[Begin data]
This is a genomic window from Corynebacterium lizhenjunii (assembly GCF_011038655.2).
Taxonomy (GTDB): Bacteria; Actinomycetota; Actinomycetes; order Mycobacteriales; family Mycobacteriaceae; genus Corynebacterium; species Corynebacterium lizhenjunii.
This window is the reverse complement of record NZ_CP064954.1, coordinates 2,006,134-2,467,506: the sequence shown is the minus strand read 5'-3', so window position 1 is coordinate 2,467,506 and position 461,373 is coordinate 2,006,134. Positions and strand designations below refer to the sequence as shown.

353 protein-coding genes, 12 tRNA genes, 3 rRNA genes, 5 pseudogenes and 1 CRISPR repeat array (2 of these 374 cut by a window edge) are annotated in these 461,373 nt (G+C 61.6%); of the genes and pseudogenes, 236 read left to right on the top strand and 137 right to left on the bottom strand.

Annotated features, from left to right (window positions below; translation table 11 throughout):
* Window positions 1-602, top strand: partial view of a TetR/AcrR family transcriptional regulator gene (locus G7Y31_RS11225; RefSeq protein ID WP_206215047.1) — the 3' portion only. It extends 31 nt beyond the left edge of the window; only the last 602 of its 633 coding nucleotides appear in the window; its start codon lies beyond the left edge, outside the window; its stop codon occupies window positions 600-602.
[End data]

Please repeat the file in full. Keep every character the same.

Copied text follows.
This is a genomic window from Corynebacterium lizhenjunii (assembly GCF_011038655.2).
Taxonomy (GTDB): Bacteria; Actinomycetota; Actinomycetes; order Mycobacteriales; family Mycobacteriaceae; genus Corynebacterium; species Corynebacterium lizhenjunii.
This window is the reverse complement of record NZ_CP064954.1, coordinates 2,006,134-2,467,506: the sequence shown is the minus strand read 5'-3', so window position 1 is coordinate 2,467,506 and position 461,373 is coordinate 2,006,134. Positions and strand designations below refer to the sequence as shown.

353 protein-coding genes, 12 tRNA genes, 3 rRNA genes, 5 pseudogenes and 1 CRISPR repeat array (2 of these 374 cut by a window edge) are annotated in these 461,373 nt (G+C 61.6%); of the genes and pseudogenes, 236 read left to right on the top strand and 137 right to left on the bottom strand.

Annotated features, from left to right (window positions below; translation table 11 throughout):
* Window positions 1-602, top strand: partial view of a TetR/AcrR family transcriptional regulator gene (locus G7Y31_RS11225; RefSeq protein ID WP_206215047.1) — the 3' portion only. It extends 31 nt beyond the left edge of the window; only the last 602 of its 633 coding nucleotides appear in the window; its start codon lies beyond the left edge, outside the window; its stop codon occupies window positions 600-602.